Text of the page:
From a jar of salt, a mother strives hard for her family’s fate

This story is the journey of a mother who fought her way through her husband’s death, a mountain of debt, and a small business that was barely surviving – to keep her children afloat.

46-year-old mother, Zenen, opened her store and only saw a jar of salt left to be sold. Her family had consumed most of their store’s products because they had nothing else to eat.

Zenen and her small family were in a middle of a crisis. Her husband fought for his life after being diagnosed with Auto-Immune Hemolytic Anemia, a rare hereditary disease.

The family was still based in Manila in 2004 when they found out about the father’s disease. He left his work as a company driver to recover. Zenen, who was the first to leave her cashier work to take care of their first child, eventually followed the doctor’s advice. The doctor recommended they return to their province for a less stressful living environment.

But for the couple, the less expensive lifestyle in the rural town ultimately made them decide to leave the metropolitan.

Both jobless, they had to start from scratch in their hometown. The family used their savings to build a house made of bamboo and nipa (dried coconut leaves). They also started a small variety store as their primary source of income.

“I had to start finding means to earn in the province because we didn’t have jobs. I thought of starting a store because I remembered my mother who also had her store, and I would help her when I was still a child,” says Zenen.

However, their business wasn’t earning enough. They borrowed money from their relatives to invest in a motorcycle cab. When the father didn’t have symptom attacks, he would drive the cab to earn extra income. He also used most of his earnings for his medication.

Years went by, and everything seemed well. Zenen’s store was stable, and the medication kept the symptoms at bay. They started planting crops to add more income.

But they were wrong. A few months after the mother gave birth to her second child in 2009, her husband passed away. The family was devastated.

“It was a tough time for me because I was mourning, but I needed to show strength to my children, especially to my newborn child, because I was the only one they relied on,” she shares.

The mother had to face the debt that accumulated during her late husband’s medication and hospitalization. Her store that ran out of products to sell also needed saving. On top of that, her two sons’ education needs were growing.

“It came to the point that the only product to sell in our store was a jar of salt because I had no money to buy for our daily food. At that point, I knew that I had to do something for my children,” says the mother.

Zenen had to scrape the end of the barrel for five years to provide for his children and pay her debts.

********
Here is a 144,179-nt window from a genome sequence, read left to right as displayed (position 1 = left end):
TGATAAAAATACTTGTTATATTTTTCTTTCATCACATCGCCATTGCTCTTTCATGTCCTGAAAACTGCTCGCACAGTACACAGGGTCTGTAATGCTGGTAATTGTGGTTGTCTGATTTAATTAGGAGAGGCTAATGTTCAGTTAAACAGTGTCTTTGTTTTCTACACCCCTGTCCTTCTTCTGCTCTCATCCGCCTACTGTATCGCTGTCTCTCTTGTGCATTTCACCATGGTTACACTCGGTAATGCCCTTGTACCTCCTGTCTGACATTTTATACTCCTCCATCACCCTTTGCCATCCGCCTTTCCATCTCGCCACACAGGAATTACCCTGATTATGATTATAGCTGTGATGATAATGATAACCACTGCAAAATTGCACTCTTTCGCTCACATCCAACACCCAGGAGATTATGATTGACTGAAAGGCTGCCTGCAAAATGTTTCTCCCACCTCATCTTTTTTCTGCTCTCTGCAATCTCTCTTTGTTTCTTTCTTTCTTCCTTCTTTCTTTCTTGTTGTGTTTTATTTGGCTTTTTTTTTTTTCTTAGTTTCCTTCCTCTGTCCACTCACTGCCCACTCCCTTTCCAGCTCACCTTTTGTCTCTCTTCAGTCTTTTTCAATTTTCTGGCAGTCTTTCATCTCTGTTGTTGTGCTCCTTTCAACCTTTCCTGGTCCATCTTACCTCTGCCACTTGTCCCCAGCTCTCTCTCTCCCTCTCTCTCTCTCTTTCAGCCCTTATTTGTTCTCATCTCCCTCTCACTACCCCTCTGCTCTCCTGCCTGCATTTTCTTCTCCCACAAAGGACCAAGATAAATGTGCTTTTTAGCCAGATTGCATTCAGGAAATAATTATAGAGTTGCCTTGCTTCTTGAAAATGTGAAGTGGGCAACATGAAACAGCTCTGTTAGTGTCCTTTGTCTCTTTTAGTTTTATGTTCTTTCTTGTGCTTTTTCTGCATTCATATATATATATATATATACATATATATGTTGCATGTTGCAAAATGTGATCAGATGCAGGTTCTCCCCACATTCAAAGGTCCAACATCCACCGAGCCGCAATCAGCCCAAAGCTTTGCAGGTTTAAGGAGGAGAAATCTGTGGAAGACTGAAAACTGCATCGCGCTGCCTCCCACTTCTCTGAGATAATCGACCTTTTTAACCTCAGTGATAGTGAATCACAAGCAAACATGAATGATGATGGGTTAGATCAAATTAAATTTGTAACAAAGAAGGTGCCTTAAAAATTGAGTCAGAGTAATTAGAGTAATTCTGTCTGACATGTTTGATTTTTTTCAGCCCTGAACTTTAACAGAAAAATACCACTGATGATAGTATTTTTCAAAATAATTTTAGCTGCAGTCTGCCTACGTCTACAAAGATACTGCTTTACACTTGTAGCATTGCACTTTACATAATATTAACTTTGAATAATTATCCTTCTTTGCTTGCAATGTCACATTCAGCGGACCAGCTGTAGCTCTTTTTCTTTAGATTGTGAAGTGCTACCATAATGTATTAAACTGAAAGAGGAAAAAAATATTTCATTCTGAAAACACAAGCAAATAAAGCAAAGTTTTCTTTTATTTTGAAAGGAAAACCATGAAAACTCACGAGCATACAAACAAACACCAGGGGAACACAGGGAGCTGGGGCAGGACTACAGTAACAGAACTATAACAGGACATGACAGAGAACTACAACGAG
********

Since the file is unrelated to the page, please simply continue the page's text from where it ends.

But that lowest point in her family’s life just meant that there was no other way to go but up. In 2014, the widow met a man who became her second husband. A hardworking and dependable farmer, he became the primary breadwinner of the family. Their marriage was blessed with a daughter.

Around that year, Zenen’s second son, Jovial, became part of World Vision’s sponsorship program. The young boy received school supplies, school uniforms, and other basic needs, which helped the parent save money and spend it on other needs.

With World Vision, she was introduced to community savings, where she learned how to manage their family’s income and invest it in livelihood and businesses.

After a year of saving, she loaned money for her farming needs. She bought seeds, fertilizers, plant medicines, and paid labor. Their first harvest was bountiful that they were able to increase their saving.

They repeated that cycle for over three years. They have already invested in various businesses, including a farm mower and a water pump rental and a coin-based motorcycle wash system. Zenen also regained her store and stocked products regularly.

She also received training from World Vision about business development and financial management. With that, she shares that she became wiser in handling and adding more businesses. She plans to add a vulcanizing shop since her house was near a road where motorcycles would often pass.

“Reflecting on what I went through, I realized that I overcame all of those challenges because I remain faithful to God. I also believed that I received blessings because I didn’t harm anybody while working hard,” explains Zenen. “I believe I survived all of that struggle because I held on to my inspiration which is my children. They are my life and my strength,” she adds.

Her eldest child is already in his senior year as a Marine Transportation college student, while her second son and daughter are in junior high school and primary school. With the multiple income sources they have, the children receive quality education.

Zenen also wants to share her experience and help other mothers who are still struggling in their journey. “To all mothers out there who are going through what I have been through, never lose faith in God. He sees the hardship that you are in, and He will provide opportunities for you to recover,” she shares.

World Vision’s Community Managed Savings and Credit Association (CoMSCA) is one economic development program that aims to build households’ economic resilience and financial literacy by mobilizing self-help mechanisms on savings and credit services.

Through its regular program and partnership with organization, World Vision already formed more than 8,500 CoMSCA groups with around 200,000 members in the Philippines.